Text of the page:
Asghar Farhadi’s meteoric rise changed people’s perceptions of what Iranian cinema had to offer. Farhadi’s 2011 family drama A Separation won the Academy Award for best foreign-language film in 2012, and his 2016 film The Salesman won the same award five years later. Farhadi came from a theatrical tradition, and his films are still profoundly dramatic in that context.Asghar Farhadi
The success of Iranian cinema
Why has Iranian cinema become so famous, and what does it mean to be effective in the first place? To begin with the second issue, Iranian cinema is popular in some ways. It has one of the world’s largest film industries in terms of production (although most of those films will never be seen by international audiences). Anecdotal evidence also indicates that cinema is important to many Iranians. For a certain class of Iranians, going to the movies is still a common pastime.
If we define success as international recognition, then the first question becomes clear. More in-depth research into the political economy of international film festivals that have deemed Iranian cinema worthy of praise is needed.
What’s most intriguing about Iranian cinema is that it resides in a strange paradox of political and artistic tension. All films must adhere to the Islamic Republic’s moral, social, and religious rules, which are strictly enforced. Sexual contact is forbidden, and women must wear a hijab at all times. Despite these constraints, Iranian filmmakers do not shy away from tackling sensitive and complex social and cultural issues of all kinds; their exceptional ingenuity and innovation help them to thrive despite the challenges.
Iranian films are mostly humanist social dramas with a seemingly simple plot but a wealth of political subtext thanks to the art of allusion. The stories are often told from the viewpoint of a boy, with the most basic of plots. It’s amazing how a seemingly insignificant occurrence — returning a friend’s novel, attempting to buy a goldfish for Nowruz, misplacing a pair of shoes — can transform into a discovery of character, culture, and ourselves.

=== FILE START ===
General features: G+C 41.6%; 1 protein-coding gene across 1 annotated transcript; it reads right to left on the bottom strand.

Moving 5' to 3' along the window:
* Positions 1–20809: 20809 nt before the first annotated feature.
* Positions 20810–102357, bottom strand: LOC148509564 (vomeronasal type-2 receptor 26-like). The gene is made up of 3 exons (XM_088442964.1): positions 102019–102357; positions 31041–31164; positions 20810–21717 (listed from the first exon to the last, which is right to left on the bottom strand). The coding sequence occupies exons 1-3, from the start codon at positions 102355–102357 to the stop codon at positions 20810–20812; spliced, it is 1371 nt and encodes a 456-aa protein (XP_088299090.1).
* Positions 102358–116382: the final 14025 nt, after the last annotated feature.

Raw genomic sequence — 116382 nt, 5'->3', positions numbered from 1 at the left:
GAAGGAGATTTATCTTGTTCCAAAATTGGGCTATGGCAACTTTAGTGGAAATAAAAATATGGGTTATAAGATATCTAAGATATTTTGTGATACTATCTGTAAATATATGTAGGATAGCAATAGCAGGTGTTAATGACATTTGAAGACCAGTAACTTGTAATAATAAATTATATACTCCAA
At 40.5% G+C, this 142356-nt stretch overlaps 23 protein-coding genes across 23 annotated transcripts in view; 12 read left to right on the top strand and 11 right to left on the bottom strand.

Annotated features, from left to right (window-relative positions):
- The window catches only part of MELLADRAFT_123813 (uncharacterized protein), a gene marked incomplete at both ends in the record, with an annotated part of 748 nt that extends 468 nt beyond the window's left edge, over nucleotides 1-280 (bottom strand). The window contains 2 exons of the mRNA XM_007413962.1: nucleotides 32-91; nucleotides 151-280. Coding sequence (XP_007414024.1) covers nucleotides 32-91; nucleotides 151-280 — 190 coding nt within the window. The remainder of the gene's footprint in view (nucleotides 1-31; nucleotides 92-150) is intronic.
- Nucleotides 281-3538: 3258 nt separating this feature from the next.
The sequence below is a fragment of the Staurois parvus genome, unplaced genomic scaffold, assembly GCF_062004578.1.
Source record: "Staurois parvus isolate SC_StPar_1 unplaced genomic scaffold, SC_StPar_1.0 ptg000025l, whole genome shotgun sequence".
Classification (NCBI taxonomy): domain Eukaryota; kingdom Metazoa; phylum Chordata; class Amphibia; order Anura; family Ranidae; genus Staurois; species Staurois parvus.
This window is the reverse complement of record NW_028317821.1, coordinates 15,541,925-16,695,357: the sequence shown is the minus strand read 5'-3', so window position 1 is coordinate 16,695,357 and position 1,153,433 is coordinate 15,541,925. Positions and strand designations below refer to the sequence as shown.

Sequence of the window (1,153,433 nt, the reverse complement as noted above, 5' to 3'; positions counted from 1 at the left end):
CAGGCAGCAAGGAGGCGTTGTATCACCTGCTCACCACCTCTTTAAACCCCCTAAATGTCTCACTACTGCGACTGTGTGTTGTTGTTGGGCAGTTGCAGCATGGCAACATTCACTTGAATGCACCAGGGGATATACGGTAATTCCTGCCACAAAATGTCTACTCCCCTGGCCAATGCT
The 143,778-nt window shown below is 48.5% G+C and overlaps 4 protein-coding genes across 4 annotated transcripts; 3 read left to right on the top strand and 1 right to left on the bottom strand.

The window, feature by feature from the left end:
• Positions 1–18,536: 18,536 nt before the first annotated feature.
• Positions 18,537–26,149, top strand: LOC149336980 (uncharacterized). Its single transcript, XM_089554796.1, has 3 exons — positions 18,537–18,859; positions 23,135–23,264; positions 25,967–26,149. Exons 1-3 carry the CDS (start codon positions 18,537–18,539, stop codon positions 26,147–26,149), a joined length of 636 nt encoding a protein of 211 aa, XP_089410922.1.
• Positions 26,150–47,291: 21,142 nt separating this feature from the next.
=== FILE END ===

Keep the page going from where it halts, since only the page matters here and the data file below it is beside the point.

Top 5 Iranian films to watch
Children of Heaven (1997) – Majid Majidi.
Children of Heaven, directed by Majid Majidi and nominated for an Academy Award, tells the story of two siblings, Ali and Zahra, who end up sharing a pair of tattered sneakers through school to support their financially strapped parents.
Children of Heaven, like most decent children’s movies, is equally fun for adults as well. Despite the fact that the film is seen through the eyes of children, Majid Majidi is able to provide a rather nuanced view of the Iranian landscape.
A Separation (2011) – Asghar Farhadi
Farhadi is known for his subtly effective plot setups, the long camera takes, observational prose, and fluid screenplay direction. In his Academy Award-winning film A Separation, he attempts to capture the contemporary problems of an emotionally broken couple in a repressive country like Iran and their dilemma of choosing between a better lifestyle (future) and putting their family first.
The Circle (2000) – Jafar Panahi
Jafar Panahi’s harrowingly strong film, which won the Golden Lion, demonstrates that Iranian cinema isn’t just about parables, fables, and childhood innocence; it can also be disturbingly explicit about the real-life adult world. This is the story of four women who have been bullied and marginalized by a culture that makes no apologies for men holding all the cards.
Where is the friend’s home? (1987) – Abbas Kiarostami
Where Is the Friend’s Home, directed by Abbas Kiarostami, is a deceptively simple story about a young boy’s search to retrieve his friend’s notebook. It honors daily heroism, children’s goodness and innocence, and rural communities’ communal spirit. It was mainly carried out by non-professionals. The death of Kiarostami in 2016 was a huge loss for Iranian cinema.
About Elly (2009) – Asghar Farhadi
On the surface, Asghar Farhadi’s About Elly is a psychological drama about the dynamics of a group of university friends who go on a three-day vacation to the Caspian Sea. It’s a complex analysis of Iranian middle-class life on a deeper level. It raises provocative questions about group dynamics, moral decisions, and, most importantly, the culture of dishonesty in a closely monitored society.